Darrell Issa's Health-Care Plan Is Basically a Plush Obamacare

The House Republican says he wants to replace the president's plan with one that has most of the same features but more generous government subsidies.
Joshua Roberts/Reuters

Darrell Issa, chairman of the House Oversight and Government Affairs Committee, took to Twitter Monday to propose replacing Obamacare with an array of subsidized, state-based, market-driven comprehensive health-insurance options that are not linked to employment and don't penalize people for having pre-existing conditions.

Wait, what?

If Issa's replacement ideal sounds a lot like Obamacare, it's because so many components of the Affordable Care Act were based on ideas originally developed on the right. Rebuilding Obamacare based on conservative market principles gets you ... something not that different from Obamacare. Issa's plan would be better than the one passed into law in 2010, he insisted, because it would be based on the Federal Employee Health Benefit Plan. Yet that plan is far more generous to consumers than Obamacare and would likely cost the government more were it extended to the uninsured population as a whole.

Here's what Issa proposed.

Let's take Issa's suggestions piece by piece.

"Use a competitive free-market choice to expand consumer choice"? Check —Obamacare does that through the health-insurance marketplaces that allow consumers to pick from an array of private plans that meet baseline standards. That's what make it different than a single-payer system where the government is the only insurer, the progressive pipe-dream for what health insurance should look like.

"Allow self-employed Americans access to the same type of group coverage available to businesses"? Check — Obamacare does that by creating exchanges where the group is a state government or the feds.

"Include insurance plans in all 50 states"? Check — Obamacare does that, through 17 state-run exchanges and 27 federally run state exchanges. Seven states have "partnership" systems. It's not totally clear from the graphic, but Issa supports the government offering health-insurance plans that are available across state lines. Obamacare does not provide that option.

"Guarantee coverage, regardless of health status, pre-existing conditions or age"? Check, check, check. That's the whole "getting rid of discrimination against people with pre-existing conditions" part of the plan. Obamacare ends at age 65, when people become eligible for Medicare, while the FEHBP plan can be continued for certain eligible employees into retirement. That makes the plan for federal workers a more generous perk than Obamacare. Also, as Josh Barro has pointed out, the FEHBP imposes more restrictions on insurers than Obamacare does, because it requires the same rates for people of all ages, while people who are middle-aged are charged more than the young under Obamacare.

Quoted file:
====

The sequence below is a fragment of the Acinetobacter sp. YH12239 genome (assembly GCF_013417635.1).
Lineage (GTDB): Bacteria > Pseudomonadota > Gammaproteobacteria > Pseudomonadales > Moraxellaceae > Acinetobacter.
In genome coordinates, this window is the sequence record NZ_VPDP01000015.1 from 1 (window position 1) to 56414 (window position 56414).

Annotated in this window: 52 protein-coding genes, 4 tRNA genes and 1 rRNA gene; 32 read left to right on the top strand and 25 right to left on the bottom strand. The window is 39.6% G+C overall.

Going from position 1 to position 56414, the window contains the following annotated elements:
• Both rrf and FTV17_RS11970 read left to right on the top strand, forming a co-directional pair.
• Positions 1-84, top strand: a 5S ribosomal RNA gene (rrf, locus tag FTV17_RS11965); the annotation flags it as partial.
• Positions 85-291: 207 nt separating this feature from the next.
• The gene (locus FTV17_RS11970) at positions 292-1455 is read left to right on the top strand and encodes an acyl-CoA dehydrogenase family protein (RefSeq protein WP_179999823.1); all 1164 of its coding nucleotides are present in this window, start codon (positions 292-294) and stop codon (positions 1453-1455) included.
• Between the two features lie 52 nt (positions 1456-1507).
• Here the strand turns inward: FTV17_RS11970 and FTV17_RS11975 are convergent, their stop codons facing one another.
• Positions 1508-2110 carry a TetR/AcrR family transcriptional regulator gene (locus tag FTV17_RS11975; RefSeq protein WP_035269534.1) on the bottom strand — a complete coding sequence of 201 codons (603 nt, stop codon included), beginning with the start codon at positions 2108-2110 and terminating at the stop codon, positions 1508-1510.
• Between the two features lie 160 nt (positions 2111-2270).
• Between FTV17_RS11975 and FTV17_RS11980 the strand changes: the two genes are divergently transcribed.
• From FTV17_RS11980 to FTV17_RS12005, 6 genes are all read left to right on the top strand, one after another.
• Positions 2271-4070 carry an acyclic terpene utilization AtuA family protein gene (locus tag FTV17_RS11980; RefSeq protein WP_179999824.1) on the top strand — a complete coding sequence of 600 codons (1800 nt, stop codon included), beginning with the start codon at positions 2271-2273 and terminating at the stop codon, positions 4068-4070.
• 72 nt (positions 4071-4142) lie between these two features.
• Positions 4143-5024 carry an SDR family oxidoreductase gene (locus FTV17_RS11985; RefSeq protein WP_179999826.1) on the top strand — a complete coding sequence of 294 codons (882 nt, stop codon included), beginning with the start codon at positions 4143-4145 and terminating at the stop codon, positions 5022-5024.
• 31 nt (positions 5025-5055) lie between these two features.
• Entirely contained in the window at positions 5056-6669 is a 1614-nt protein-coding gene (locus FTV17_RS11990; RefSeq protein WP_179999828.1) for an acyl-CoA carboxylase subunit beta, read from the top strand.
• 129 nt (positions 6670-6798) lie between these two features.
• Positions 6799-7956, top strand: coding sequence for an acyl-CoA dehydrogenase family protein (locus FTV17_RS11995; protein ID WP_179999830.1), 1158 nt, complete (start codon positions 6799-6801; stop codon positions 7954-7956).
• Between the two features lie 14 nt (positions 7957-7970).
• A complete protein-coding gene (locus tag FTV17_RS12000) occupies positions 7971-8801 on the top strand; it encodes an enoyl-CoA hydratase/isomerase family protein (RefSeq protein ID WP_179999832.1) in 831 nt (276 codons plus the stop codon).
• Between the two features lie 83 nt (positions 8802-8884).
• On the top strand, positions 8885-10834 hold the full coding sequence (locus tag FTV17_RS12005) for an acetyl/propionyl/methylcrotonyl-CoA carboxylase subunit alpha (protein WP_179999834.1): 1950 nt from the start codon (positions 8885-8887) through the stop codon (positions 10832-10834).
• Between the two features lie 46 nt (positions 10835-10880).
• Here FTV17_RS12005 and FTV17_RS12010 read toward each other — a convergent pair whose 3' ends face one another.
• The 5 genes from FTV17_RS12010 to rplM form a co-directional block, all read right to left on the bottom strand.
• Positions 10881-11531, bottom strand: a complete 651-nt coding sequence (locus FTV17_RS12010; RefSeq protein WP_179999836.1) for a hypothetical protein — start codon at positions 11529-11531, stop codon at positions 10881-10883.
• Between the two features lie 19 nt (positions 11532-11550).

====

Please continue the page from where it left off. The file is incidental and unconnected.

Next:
Issa says his plan "Would not: Hurt small businesses with heavy fines and burdens, forcing them to reduce hours, lay off workers and cut benefits." But small businesses — those that employ fewer than 50 people — are already exempt from the mandate to provide insurance under Obamacare, so it's not clear what Issa is talking about here. Instead, Obamacare is supposed to provide those small businesses with tools to make it easier for them to purchase insurance for their employees by setting up marketplaces where they can go to find insurance for them, though the online roll-out of the small-business insurance marketplaces has been delayed.

Issa also says his plan "Would not: Break the federal budget by adding trillions of dollars to the deficit." "[T]his IS the system that members, staff and gov't officials use & it's a proven, low-cost model," Issa insisted.

But the only reason FEHBP is "low-cost" to consumers is that the federal government, as an employer, picks up about 75 percent of the premium tab for whatever insurance people pick through the system, according to the Office of Personnel Management.

Presented by

Garance Franke-Ruta is a former senior editor covering national politics at The Atlantic.

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